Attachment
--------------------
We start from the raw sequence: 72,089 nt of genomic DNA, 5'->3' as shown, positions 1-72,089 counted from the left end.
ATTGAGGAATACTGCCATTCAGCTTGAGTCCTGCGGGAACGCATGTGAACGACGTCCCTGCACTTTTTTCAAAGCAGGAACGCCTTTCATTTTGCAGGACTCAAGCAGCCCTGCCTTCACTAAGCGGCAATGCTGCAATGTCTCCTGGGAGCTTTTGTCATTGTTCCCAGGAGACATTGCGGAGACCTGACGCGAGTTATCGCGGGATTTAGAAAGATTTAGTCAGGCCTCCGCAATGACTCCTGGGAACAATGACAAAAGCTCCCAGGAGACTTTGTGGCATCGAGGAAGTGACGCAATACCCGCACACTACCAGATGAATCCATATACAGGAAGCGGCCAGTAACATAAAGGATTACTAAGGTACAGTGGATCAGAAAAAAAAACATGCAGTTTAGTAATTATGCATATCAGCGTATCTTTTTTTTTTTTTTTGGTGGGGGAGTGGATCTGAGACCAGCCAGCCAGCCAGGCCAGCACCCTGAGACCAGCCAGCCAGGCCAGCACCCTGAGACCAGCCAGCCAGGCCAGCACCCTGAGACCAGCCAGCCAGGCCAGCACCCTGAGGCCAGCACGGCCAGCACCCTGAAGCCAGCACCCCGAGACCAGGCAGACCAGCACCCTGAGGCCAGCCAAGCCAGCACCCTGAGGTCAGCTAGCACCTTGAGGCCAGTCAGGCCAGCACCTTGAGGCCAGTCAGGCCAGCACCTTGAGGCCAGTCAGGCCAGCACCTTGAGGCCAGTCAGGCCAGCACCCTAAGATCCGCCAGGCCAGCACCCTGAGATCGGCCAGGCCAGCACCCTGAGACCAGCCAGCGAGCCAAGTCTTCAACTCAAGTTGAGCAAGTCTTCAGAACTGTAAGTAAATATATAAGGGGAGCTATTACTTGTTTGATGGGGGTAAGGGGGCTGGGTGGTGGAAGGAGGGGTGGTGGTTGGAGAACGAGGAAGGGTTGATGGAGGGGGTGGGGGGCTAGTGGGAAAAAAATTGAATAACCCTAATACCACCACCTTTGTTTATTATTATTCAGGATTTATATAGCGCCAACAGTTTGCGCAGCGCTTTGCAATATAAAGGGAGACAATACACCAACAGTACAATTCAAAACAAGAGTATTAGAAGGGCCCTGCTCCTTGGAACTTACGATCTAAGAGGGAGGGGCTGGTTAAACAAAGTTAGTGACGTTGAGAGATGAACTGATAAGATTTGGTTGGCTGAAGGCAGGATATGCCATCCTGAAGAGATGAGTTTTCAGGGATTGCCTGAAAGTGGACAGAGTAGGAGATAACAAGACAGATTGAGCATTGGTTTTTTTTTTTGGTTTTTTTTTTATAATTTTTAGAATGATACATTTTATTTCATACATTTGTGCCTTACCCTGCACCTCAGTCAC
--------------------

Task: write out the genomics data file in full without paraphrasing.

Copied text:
We start from the raw sequence: 72,089 nt of genomic DNA, 5'->3' as shown, positions 1-72,089 counted from the left end.
ATTGAGGAATACTGCCATTCAGCTTGAGTCCTGCGGGAACGCATGTGAACGACGTCCCTGCACTTTTTTCAAAGCAGGAACGCCTTTCATTTTGCAGGACTCAAGCAGCCCTGCCTTCACTAAGCGGCAATGCTGCAATGTCTCCTGGGAGCTTTTGTCATTGTTCCCAGGAGACATTGCGGAGACCTGACGCGAGTTATCGCGGGATTTAGAAAGATTTAGTCAGGCCTCCGCAATGACTCCTGGGAACAATGACAAAAGCTCCCAGGAGACTTTGTGGCATCGAGGAAGTGACGCAATACCCGCACACTACCAGATGAATCCATATACAGGAAGCGGCCAGTAACATAAAGGATTACTAAGGTACAGTGGATCAGAAAAAAAAACATGCAGTTTAGTAATTATGCATATCAGCGTATCTTTTTTTTTTTTTTTGGTGGGGGAGTGGATCTGAGACCAGCCAGCCAGCCAGGCCAGCACCCTGAGACCAGCCAGCCAGGCCAGCACCCTGAGACCAGCCAGCCAGGCCAGCACCCTGAGACCAGCCAGCCAGGCCAGCACCCTGAGGCCAGCACGGCCAGCACCCTGAAGCCAGCACCCCGAGACCAGGCAGACCAGCACCCTGAGGCCAGCCAAGCCAGCACCCTGAGGTCAGCTAGCACCTTGAGGCCAGTCAGGCCAGCACCTTGAGGCCAGTCAGGCCAGCACCTTGAGGCCAGTCAGGCCAGCACCTTGAGGCCAGTCAGGCCAGCACCCTAAGATCCGCCAGGCCAGCACCCTGAGATCGGCCAGGCCAGCACCCTGAGACCAGCCAGCGAGCCAAGTCTTCAACTCAAGTTGAGCAAGTCTTCAGAACTGTAAGTAAATATATAAGGGGAGCTATTACTTGTTTGATGGGGGTAAGGGGGCTGGGTGGTGGAAGGAGGGGTGGTGGTTGGAGAACGAGGAAGGGTTGATGGAGGGGGTGGGGGGCTAGTGGGAAAAAAATTGAATAACCCTAATACCACCACCTTTGTTTATTATTATTCAGGATTTATATAGCGCCAACAGTTTGCGCAGCGCTTTGCAATATAAAGGGAGACAATACACCAACAGTACAATTCAAAACAAGAGTATTAGAAGGGCCCTGCTCCTTGGAACTTACGATCTAAGAGGGAGGGGCTGGTTAAACAAAGTTAGTGACGTTGAGAGATGAACTGATAAGATTTGGTTGGCTGAAGGCAGGATATGCCATCCTGAAGAGATGAGTTTTCAGGGATTGCCTGAAAGTGGACAGAGTAGGAGATAACAAGACAGATTGAGCATTGGTTTTTTTTTTTGGTTTTTTTTTTATAATTTTTAGAATGATACATTTTATTTCATACATTTGTGCCTTACCCTGCACCTCAGTCAC